I’ve spent the last few months doing some really dry writing. I’m very excited for the Great Salt Lake wetland plant identification guide I’ve been putting together, but writing descriptions of 150+ plants using clear and consistent language is boring. Putting this script together was my reward for doing such hard work: I get to use bold, evocative language!
I don't study Phragmites myself. I study emergent wetlands around the Great Salt Lake, which happen to have a lot of Phragmites. I actually had to ditch some of my randomly selected sites because it was impossible or unsafe to access them due to the Phragmites. Phragmites is so disorienting, I've found myself lost and terrified in a large patch (as the sun was going down) trying to get to one of my field sites. Where Phragmites is established, I find my work at least doubles because it's so hard to move through, and the data I get is boring because Phrag is the only thing there. I think I'm justifiably bitter and wanted to show just how much trouble it is to work in Phragmites. But more than that, I have a begrudging respect for the plant, it's honestly amazing and quite pretty if viewed from a distance.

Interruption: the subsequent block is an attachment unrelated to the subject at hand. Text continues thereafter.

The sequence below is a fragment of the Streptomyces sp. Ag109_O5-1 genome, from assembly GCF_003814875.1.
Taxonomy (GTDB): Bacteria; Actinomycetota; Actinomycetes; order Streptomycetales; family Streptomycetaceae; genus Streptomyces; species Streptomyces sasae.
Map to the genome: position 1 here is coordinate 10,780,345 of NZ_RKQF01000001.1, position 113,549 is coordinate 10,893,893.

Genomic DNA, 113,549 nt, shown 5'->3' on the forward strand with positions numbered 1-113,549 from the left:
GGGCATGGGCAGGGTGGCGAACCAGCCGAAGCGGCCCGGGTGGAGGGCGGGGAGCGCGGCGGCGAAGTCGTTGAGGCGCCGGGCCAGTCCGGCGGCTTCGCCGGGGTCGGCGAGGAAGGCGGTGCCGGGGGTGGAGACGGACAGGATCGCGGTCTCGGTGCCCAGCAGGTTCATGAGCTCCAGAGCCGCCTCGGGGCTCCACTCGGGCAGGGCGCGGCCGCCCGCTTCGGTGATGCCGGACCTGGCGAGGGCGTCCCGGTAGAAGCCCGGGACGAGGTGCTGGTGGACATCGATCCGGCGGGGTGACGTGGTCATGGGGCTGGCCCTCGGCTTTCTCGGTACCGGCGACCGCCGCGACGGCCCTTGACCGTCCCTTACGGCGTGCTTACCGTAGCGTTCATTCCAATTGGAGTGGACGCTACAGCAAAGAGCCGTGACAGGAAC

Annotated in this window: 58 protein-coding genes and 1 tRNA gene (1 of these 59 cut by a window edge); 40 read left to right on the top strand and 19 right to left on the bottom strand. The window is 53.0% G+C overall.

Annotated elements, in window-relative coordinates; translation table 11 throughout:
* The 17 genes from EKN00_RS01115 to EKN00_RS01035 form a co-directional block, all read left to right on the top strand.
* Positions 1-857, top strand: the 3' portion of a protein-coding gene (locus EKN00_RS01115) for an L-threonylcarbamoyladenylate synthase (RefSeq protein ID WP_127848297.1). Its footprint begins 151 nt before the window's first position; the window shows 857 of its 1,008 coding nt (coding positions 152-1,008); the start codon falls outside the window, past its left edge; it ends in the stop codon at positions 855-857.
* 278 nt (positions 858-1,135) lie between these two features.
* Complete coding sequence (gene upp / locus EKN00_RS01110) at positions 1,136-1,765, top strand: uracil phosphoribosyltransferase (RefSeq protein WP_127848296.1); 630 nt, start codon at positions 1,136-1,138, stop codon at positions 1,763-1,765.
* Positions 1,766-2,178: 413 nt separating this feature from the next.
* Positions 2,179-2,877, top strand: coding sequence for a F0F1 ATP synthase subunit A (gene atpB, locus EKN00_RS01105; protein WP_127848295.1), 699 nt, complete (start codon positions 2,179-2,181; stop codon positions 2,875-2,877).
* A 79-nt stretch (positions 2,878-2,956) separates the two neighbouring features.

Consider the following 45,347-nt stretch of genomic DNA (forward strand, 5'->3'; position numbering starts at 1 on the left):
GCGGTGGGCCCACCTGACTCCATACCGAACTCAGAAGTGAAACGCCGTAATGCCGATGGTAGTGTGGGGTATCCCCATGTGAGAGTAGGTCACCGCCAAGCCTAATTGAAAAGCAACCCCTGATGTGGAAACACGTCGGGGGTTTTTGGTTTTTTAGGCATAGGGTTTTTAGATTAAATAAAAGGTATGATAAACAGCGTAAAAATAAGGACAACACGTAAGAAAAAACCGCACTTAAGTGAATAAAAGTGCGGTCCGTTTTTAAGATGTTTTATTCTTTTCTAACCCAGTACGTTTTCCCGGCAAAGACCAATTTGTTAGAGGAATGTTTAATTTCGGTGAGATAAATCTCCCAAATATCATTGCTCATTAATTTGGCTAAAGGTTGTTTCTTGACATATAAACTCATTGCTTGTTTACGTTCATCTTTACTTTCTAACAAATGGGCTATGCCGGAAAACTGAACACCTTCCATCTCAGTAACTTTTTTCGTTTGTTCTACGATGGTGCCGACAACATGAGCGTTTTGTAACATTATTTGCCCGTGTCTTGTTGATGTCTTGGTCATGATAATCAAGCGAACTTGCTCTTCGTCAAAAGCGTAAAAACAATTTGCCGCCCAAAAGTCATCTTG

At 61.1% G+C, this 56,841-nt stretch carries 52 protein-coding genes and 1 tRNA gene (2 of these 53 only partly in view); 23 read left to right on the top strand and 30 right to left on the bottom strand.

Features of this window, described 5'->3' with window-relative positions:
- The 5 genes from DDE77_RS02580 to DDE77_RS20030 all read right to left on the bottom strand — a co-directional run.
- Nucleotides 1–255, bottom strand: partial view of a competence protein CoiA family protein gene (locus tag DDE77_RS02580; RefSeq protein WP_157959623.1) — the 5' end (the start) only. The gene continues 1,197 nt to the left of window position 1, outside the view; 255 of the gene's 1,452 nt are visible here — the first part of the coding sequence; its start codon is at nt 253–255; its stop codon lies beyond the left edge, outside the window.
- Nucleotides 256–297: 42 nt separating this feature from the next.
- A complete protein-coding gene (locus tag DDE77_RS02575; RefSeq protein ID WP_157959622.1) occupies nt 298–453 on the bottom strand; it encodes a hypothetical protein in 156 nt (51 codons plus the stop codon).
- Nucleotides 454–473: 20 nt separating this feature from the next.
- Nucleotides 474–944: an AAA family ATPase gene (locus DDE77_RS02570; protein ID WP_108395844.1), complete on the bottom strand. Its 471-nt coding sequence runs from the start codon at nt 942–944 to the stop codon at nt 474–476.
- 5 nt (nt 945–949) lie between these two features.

The video I made is a compilation of all the pictures, GoPro and drone video I've shot over the last four years in wetlands around the Great Salt Lake. There are two major threats to my wetlands - climate change and Phragmites - I don't know which is worse, but Phrag is more photogenic. Due to my begrudging fondness for Phragmites, my struggles to come up with titles, and my love of 311, I've chosen to call this "Phragmites, My Beautiful Disaster."
Enjoy. (*Now with better sound*)
If you'd like to know more about the wonderful world of Phragmites, check out these articles:
A review of 40 years worth of Phragmites management -
Hazelton, E. L., Mozdzer, T. J., Burdick, D. M., Kettenring, K. M., & Whigham, D. F. (2014). Phragmites australis management in the United States: 40 years of methods and outcomes. AoB Plants, 6, plu001.
Genetic work to decipher how Phragmites spread across the continent -
Saltonstall, K. (2002). Cryptic invasion by a non-native genotype of the common reed, Phragmites australis, into North America. Proceedings of the National Academy of Sciences, 99(4), 2445-2449.Great Basin research on how native and invasive Phragmites reproduce -
Kettenring, K. M., & Mock, K. E. (2012). Genetic diversity, reproductive mode, and dispersal differ between the cryptic invader, Phragmites australis, and its native conspecific. Biological Invasions, 14(12), 2489-2504.